Signs, Syndromes, and Phenomena: The Language of Neurological Disease
Multiple sclerosis distinguishes itself in many ways, not the least of which is its odd collection of physical reactions to the scraping, poking, hammering and prodding by our doctors during a neurologic exam. Lhermitte’s sign, Babinski response, and Uhthoff’s phenomenon are well-known terms. We might forget which is which sometimes, so here’s a reminder of what weird thing goes on where in the body when certain things happen.
Uhthoff’s Phenomenon occurs when a rise in body temperature causes MS symptoms to temporarily worsen. Worsened eyesight in those of us with optic neuritis is a very common manifestation, causing vision to blur or darken. Uhthoff’s belongs in the broader category of pseudo-exacerbation, which, by definition, imitates a relapse but isn’t a result of immune cells attacking myelin and will not cause lasting damage. More than 50 percent of MS patients experience Uhthoff’s Phenomenon when exposed to extreme heat and humidity. Others of us suffer a pseudo-exacerbation from the opposite temperature extreme, and some experience both.
Stress, both physical and emotional, is also a common cause of pseudo-exacerbations, often bringing on sudden and severe fatigue. Various medical conditions can also cause MS symptoms to worsen, including infections, thyroid abnormalities, allergies, and pain. A pseudo-exacerbation can involve sudden and dramatic worsening of foot-drop, balance, weakness, cognitive dysfunction, speech, hearing, vision, numbness, and spasticity. Although this worsening is temporary and does not damage the myelin, overheating in particular can be dangerous if the patient is driving or walking outside when suddenly stricken and loses her balance, coordination and/or vision. Moving into a cool environment will usually bring the patient’s symptoms back to baseline within an hour. As always, if you experience worsening symptoms that don’t resolve within 24-48 hours, you might be having an actual relapse and your neurologist should be notified.
Lhermitte’s Sign is a sensation that occurs when the head is bent forward, causing flexion of the neck. An electric shock feeling travels down arms or legs, or can be felt in the torso. A lesser known phenomenon is Reverse Lhermitte’s, where the same symptoms are brought on not by neck flexion, but its opposite, neck extension.
Some interesting trivia:
- Though this phenomenon was named after French neurologist Jean Llermitte, he was not the one who discovered it. Neurologist Pierre Marie first described it in 1917 in connection with multiple sclerosis. In 1924, Llermitte published a paper on the phenomenon that happened to make it much more widely known and thus his name was forever attached to it. (That paper must have been a real page-turner even if the plot was a bit thin!)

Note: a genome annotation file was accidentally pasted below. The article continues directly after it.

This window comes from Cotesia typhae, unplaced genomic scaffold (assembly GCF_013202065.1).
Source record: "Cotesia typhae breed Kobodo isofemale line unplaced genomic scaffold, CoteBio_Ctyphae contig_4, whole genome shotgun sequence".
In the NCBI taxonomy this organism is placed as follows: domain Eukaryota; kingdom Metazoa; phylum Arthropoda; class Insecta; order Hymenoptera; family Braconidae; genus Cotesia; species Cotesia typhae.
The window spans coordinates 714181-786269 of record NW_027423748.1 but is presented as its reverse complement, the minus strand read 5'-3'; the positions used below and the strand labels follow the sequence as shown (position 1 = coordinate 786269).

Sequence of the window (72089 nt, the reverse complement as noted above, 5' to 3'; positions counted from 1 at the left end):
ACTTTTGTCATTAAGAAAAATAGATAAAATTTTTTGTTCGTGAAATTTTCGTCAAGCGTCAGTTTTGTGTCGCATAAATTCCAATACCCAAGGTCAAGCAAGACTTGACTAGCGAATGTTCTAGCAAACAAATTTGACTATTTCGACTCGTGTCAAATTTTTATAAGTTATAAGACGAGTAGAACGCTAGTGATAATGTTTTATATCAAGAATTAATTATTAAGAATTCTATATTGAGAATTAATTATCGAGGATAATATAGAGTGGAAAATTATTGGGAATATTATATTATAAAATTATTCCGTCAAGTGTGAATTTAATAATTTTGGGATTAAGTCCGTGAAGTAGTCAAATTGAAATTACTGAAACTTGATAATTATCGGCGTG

- Lhermitte’s Sign was formerly called barber chair phenomenon because the image of a man sitting in a chair and dropping his chin to his chest to have his hair cut illustrated the stance that brings on the sensation. Perhaps we could update it to salon chair phenomenon?
Babinski sign/reflex/response, also known as plantar reflex, occurs when the sole of the foot is stroked, causing the big toe to extend upwards and the other toes to spread out. The presence of this reflex in adults indicates nerve damage in the spine.
Finally, here’s a list of some interesting-sounding neurological terms you might not have heard before, most of which are associated with the symptoms of MS. Can you guess what they mean without reading the descriptions? Have you experienced any of these symptoms?
Fried egg artifact
Ice cream headache
Ice pick headache
clasp knife: Spring-like resistance to passive extension at the elbow or flexion at the knee that increases up to a certain length and force before suddenly relaxing as the Golgi tendon organ is activated; sign of spasticity.
coital headache: Indomethacin-responsive headache disorder characterized by sudden, severe, throbbing, occipital headache that occurs just before or during orgasm .
ice cream headache: Nickname given to headaches that are cold induced; common in migraine.
ice-pick headache:Indomethacin-responsive headache disorder characterized by momentary, sharp, and/or jabbing pain that occurs either once or several times a day at irregular intervals.
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